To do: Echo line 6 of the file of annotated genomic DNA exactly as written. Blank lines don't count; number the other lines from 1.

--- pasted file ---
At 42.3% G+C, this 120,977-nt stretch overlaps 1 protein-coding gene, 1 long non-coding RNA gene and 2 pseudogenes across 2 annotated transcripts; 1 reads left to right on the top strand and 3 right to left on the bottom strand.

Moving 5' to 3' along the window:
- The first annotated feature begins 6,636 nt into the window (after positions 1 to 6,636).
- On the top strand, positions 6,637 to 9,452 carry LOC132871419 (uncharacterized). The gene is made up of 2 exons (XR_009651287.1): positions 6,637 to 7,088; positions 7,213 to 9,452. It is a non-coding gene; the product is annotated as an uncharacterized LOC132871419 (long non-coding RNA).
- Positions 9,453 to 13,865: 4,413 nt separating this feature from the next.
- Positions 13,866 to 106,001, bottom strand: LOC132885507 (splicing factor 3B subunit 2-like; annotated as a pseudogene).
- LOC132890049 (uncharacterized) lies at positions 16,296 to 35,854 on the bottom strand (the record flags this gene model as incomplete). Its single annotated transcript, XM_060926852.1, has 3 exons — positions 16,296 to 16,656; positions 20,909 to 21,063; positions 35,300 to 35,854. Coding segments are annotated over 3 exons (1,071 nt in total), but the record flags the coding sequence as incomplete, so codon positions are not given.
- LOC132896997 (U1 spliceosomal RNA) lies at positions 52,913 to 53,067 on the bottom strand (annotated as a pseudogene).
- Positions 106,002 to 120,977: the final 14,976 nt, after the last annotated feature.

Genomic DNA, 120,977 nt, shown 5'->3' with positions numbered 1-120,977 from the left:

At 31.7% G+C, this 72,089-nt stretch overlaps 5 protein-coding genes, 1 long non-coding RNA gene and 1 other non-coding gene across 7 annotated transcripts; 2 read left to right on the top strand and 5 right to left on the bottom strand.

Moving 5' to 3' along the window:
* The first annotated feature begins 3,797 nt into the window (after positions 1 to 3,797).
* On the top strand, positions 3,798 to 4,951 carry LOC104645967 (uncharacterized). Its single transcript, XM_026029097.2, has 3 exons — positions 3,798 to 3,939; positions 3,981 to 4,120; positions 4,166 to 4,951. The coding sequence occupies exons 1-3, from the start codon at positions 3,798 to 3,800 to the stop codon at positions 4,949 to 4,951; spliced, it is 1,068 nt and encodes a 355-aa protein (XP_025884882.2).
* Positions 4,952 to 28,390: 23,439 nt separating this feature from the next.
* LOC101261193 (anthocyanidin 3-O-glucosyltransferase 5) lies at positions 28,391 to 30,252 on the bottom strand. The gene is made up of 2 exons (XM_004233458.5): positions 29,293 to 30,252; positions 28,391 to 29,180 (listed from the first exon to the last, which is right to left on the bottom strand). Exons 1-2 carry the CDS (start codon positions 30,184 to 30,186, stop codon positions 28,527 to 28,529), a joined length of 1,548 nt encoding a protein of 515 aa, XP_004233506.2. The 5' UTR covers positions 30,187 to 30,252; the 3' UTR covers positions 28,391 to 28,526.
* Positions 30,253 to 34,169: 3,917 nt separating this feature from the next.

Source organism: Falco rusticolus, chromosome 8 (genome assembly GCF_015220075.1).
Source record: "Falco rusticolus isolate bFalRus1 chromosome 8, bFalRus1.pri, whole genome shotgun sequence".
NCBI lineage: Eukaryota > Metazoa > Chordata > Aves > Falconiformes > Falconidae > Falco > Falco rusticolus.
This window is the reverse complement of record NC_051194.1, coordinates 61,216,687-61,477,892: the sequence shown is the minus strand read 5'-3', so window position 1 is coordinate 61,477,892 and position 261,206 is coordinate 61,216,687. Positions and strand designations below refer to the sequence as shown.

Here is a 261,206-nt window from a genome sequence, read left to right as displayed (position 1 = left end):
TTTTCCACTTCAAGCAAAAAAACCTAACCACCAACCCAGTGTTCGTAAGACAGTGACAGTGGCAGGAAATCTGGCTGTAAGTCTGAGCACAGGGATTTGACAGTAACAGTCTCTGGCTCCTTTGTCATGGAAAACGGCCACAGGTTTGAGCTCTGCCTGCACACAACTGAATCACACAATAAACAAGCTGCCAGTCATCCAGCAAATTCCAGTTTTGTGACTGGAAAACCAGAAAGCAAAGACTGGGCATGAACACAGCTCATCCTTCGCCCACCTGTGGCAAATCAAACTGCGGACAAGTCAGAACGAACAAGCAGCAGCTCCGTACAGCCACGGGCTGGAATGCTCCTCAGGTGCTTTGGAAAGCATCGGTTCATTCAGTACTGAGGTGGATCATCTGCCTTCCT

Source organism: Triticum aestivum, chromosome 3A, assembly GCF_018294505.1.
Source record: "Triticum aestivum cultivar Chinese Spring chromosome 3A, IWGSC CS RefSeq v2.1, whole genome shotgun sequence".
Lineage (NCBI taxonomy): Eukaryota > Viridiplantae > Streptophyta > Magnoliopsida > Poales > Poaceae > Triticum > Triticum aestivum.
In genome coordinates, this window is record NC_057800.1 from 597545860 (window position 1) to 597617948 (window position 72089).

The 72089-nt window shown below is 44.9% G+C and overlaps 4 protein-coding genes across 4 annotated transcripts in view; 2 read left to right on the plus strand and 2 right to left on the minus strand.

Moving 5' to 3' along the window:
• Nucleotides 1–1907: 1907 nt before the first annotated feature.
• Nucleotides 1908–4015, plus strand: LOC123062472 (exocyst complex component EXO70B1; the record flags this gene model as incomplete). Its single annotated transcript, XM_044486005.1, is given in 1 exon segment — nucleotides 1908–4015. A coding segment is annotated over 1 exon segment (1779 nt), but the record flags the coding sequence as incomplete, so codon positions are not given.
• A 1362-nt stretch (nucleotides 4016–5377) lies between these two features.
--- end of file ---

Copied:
- Positions 13,866 to 106,001, bottom strand: LOC132885507 (splicing factor 3B subunit 2-like; annotated as a pseudogene).